This is my first blog post here at sqlblog.com after some convincing arguments made by Adam Machanic.
Some of you know me as Peso, and I have mostly blogged at SQLTeam.com before.
Yesterday Joe Celko posted a query on microsoft.public.sqlserver.programming newsgroup of how to write an elegant query for Weighted Median calculation.
He managed to get the correct results but also ended up with some pretty ugly code. Joe also wrote he had a feeling of an elegant query should exist but was not seeing it.
Anyway, since some of Celko's books have helped me in the past, I thought I should return the favor.
Consider this sample data
DECLARE @Foo TABLE
x SMALLMONEY NOT NULL
The most common approach to calculate the median value I have seen is
ROW_NUMBER() OVER (ORDER BY x DESC) AS a,
ROW_NUMBER() OVER (ORDER BY x) AS b
) AS d
WHERE b - a BETWEEN -1 AND 1
It's a great method and it works in almost all cases. Yes, in almost all cases. There are circumstances where SQL Server will not give the correct result.
Adam Machanic has described the problem in this Connect
issue. It seems the table need some key to work properly, but as seen with Celko's sample data, there is no key in this scenario.x a b a-b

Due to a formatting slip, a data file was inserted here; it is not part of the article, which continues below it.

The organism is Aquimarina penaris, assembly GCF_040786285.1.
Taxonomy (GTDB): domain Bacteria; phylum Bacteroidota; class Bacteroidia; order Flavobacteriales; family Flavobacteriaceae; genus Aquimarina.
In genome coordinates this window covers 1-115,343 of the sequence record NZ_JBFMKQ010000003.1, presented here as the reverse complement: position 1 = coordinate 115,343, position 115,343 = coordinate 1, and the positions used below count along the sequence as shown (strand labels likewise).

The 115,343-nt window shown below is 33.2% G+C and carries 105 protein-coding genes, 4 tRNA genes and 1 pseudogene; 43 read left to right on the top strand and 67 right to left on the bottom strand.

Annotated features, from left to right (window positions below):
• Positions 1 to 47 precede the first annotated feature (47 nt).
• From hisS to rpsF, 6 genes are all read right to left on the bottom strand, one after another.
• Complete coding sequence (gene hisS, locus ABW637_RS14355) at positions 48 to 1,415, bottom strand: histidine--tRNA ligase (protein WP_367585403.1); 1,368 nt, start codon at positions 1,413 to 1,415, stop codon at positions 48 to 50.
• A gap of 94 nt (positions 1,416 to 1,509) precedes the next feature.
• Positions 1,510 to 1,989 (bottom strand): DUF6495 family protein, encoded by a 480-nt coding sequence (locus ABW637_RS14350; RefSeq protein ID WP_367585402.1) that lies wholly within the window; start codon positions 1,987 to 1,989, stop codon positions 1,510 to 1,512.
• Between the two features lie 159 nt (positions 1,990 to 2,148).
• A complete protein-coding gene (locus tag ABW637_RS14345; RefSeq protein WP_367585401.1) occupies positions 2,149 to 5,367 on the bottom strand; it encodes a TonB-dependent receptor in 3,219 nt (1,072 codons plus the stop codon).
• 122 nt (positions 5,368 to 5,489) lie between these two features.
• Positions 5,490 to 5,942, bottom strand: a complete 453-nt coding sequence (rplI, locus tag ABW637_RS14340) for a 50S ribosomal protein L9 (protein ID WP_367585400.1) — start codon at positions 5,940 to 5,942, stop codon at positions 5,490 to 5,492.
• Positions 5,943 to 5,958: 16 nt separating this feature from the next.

1.0000 6 1 5
2.0000 4 2 2
2.0000 5 3 2
3.0000 1 4 -3
3.0000 2 5 -3
3.0000 3 6 -3
As you can see, the difference calculated by a-b suddenly doesn't match!
How can we overcome this behaviour? How can we write a piece of code that works all times?
It's not that hard. See this query.-- Median by Peso SELECT AVG(x)
2 * ROW_NUMBER() OVER (ORDER BY x) - COUNT(*) OVER () AS y
) AS d
WHERE y BETWEEN 0 AND 2
Yes it works! And now how to do the weighted median? Well, we follow the same approach and write this piece of code.
-- Weighted Median by Peso
SELECT SUM(y) / SUM(t)
SELECT SUM(x) OVER (PARTITION BY x) AS y,
2 * ROW_NUMBER() OVER (ORDER BY x) - COUNT(*) OVER () AS z,
COUNT(*) OVER (PARTITION BY x) AS t
) AS d
WHERE z BETWEEN 0 AND 2
I think the query qualifies as elegant. Let's see if Celko thinks the same.
As you can see, the query is only slightly more complicated than the normal Median. I leave the math behind it as an exercise to the reader.